An electric wire heating arrangement 19, comprising for instance "KANTHAL" wires, has a number of wire resistor elements connected in series and which are inserted in the electrically non-conducting accumulator body 18. The arrangement of electric wires connected in series allows a lower voltage in each section and a higher heat dissipation. The electric heating wires 19 may for instance in total dissipate 9 kW, i.e., i.e., between 10 p.m. and 5 a.m. such an arrangement of wires provides 63 kW, i.e.h supplied energy. The heating wires, for instance of the "KANTHAL" type, may be of relatively large diameter. The operation of the heating wires 19 preferably is controlled by a timer 20 and a thermostat.

There is a thick insulation 21 around the heat accumulator body 18, which is preferably provided with a heat reflecting surface layer/coating. In the body 18 there is built in or inserted a pipe conduit 22, containing a fluid, for instance water. The pipe 22 provides for heat exchange relation between the body 18 and the artesian water system 12 when a circulation pump 23 is activated, preferably controlled by a thermostat 24 in the system 12 and/or a thyristor controlling the circulation speed of the pump in relation to the temperature at the input to the pipe conduit 22 or the temperature difference between the input and output.

The pipe conduit 22 is open and has ends 21', 22' placed in the artesian water system 12. The pump may be of the double-winding type starting at a higher rpm and running at a lower rpm after a predetermined time.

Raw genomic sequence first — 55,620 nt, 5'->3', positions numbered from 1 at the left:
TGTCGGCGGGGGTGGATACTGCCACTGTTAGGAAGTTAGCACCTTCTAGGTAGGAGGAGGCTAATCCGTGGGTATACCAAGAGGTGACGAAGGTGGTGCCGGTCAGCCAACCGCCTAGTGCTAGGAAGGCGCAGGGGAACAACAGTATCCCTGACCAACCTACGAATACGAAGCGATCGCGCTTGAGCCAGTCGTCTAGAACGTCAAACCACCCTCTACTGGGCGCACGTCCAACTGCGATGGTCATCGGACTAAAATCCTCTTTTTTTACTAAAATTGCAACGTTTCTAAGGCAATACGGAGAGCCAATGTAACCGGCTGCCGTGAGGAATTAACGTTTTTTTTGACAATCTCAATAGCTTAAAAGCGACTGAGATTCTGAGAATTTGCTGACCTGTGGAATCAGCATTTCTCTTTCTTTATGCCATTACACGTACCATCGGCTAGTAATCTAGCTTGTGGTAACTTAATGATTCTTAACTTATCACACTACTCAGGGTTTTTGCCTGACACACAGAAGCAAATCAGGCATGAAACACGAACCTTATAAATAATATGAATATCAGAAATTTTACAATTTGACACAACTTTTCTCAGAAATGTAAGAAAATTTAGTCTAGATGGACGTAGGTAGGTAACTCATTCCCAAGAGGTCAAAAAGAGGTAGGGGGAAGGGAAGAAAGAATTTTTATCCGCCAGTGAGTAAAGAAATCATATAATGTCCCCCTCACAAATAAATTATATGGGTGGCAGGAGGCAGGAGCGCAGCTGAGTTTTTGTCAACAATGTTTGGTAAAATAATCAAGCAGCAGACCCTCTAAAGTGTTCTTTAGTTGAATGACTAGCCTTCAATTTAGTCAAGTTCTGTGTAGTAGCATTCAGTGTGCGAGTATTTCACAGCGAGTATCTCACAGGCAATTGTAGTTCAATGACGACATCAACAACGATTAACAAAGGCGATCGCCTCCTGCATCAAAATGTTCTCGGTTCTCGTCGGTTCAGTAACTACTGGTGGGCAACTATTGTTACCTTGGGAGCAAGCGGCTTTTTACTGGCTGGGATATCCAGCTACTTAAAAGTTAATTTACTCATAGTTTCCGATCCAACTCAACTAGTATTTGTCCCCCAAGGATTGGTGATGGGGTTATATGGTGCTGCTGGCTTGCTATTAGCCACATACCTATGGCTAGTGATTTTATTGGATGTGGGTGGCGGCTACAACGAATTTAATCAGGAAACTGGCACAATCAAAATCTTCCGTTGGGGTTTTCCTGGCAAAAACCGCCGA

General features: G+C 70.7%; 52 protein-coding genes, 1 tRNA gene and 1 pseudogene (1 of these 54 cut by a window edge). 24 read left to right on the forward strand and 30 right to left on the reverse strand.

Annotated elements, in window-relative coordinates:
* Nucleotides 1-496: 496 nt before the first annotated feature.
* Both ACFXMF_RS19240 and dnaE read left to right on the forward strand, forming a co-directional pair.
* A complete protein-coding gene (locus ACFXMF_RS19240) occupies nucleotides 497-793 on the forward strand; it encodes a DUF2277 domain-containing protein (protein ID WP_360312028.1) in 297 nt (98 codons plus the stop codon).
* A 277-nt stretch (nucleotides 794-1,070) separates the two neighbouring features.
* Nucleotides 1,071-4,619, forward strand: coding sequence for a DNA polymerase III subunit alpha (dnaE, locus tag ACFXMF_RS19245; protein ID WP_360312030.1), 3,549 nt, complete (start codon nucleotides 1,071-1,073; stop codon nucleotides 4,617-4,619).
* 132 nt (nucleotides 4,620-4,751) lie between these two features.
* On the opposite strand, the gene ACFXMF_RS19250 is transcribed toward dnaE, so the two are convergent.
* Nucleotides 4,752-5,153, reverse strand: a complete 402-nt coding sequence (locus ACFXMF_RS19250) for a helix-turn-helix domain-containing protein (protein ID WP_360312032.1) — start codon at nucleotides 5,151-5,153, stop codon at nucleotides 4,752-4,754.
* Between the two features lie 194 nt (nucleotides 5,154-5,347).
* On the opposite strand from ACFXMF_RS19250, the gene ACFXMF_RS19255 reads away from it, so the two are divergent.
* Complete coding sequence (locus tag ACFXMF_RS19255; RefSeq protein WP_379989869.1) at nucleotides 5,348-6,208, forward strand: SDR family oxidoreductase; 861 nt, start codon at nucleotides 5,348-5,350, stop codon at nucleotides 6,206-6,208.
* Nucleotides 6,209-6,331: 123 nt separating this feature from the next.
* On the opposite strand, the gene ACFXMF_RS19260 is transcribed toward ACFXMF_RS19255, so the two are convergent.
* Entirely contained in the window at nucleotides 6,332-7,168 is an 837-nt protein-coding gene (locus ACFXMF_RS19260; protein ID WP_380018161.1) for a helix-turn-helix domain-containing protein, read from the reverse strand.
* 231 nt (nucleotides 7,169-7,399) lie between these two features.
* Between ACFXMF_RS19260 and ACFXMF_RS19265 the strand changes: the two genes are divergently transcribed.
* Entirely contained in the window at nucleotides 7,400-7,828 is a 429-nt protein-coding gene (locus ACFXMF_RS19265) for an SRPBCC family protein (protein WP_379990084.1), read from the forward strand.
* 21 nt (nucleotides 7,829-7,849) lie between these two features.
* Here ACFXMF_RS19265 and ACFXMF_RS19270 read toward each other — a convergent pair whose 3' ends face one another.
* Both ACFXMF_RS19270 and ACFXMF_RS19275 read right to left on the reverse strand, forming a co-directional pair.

In the accumulator there will remain vapor of a pressure corresponding to the pressure head established by the expansion vessel 25. The water vapor is dry and unsaturated, and itself forms an excellent heat insulating medium and prevents self circulation.

When the pump thereafter obtains a start signal, there exists water which is directly on the suction or pressure side of the pump. The conduit 22 has a relatively small internal volume, permitting rapid filling by liquid water upon start-up of the pump. As the pump starts with full effect and high speed, the vapor is forced out of the conduit 22 immediately and is transformed thereafter by condensation into water which then circulates in the direction indicated by the arrows in FIG. 1. The pump preferably returns quickly from an initial starting speed to a predetermined lower circulation speed.

A relatively high pump speed is necessary to immediately fill the conduit 22 and to expel the water vapor from the conduit 22. At a lower water speed, the water entering conduit 22 would flash into water vapor. It is well known that boiling heat transfer is by far the most efficient form of heat transfer, and therefore, the present invention, by maintaining a very high initial pump speed, forces a sufficient amount of water into the conduit 22 to carry away heat absorbed by the water during passage through the conduit 22, without flashing completely into water vapor. Water vapor has insulating properties, and thus the flashing of the water into water vapor within the conduit 22 upon initial startup would lower the efficiency of the device during this startup interval. By the very rapid passage of water into the conduit 22, water replaces the water vapor which had previously occupied the conduit 22, and the conduit 22 cools to a sufficient degree to prevent flashing of water into vapor by virtue of the heat absorption of the flowing water, so as to permit pumping operation at a significantly lower pump speed without the water within the conduit 22 flashing completely into steam.

In the event that the accumulator body 18 would be of an act as a spare/auxiliary unit.

The pipe conduit 22 as well as the artesian water system 12 communicates with an expansion vessel 25 as seen in FIG. 1.